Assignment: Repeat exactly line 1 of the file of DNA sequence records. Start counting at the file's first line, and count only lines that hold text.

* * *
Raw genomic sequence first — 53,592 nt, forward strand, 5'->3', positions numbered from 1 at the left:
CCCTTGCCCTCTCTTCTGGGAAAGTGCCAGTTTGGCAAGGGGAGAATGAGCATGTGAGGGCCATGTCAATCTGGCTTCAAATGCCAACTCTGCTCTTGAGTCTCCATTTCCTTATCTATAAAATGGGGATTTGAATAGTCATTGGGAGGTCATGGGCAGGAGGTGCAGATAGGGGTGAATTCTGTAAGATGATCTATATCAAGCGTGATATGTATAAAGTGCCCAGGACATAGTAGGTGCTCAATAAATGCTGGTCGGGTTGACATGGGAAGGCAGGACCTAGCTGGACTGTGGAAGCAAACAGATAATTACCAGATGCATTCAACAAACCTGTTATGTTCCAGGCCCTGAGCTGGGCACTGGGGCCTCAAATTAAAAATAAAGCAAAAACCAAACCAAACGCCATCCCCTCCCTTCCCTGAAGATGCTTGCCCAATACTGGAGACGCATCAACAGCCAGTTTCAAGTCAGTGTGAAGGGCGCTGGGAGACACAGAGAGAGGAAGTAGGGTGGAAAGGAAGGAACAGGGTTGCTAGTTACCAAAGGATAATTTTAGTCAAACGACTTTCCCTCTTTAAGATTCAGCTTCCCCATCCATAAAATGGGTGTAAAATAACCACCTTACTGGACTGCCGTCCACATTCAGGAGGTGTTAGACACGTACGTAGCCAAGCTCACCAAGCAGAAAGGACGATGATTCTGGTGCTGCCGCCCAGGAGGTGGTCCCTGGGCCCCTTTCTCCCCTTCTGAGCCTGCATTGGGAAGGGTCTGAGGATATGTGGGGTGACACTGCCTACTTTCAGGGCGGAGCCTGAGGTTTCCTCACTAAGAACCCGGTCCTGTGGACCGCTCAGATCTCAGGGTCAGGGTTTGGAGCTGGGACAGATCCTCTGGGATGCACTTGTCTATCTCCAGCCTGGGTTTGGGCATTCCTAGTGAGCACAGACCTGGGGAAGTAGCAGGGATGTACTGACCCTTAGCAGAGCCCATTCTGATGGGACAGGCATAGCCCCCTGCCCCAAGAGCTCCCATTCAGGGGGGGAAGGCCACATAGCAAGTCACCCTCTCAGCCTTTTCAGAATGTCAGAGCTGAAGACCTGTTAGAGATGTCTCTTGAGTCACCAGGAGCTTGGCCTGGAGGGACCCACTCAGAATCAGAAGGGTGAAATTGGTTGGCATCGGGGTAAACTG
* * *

Raw genomic sequence first — 53,592 nt, forward strand, 5'->3', positions numbered from 1 at the left: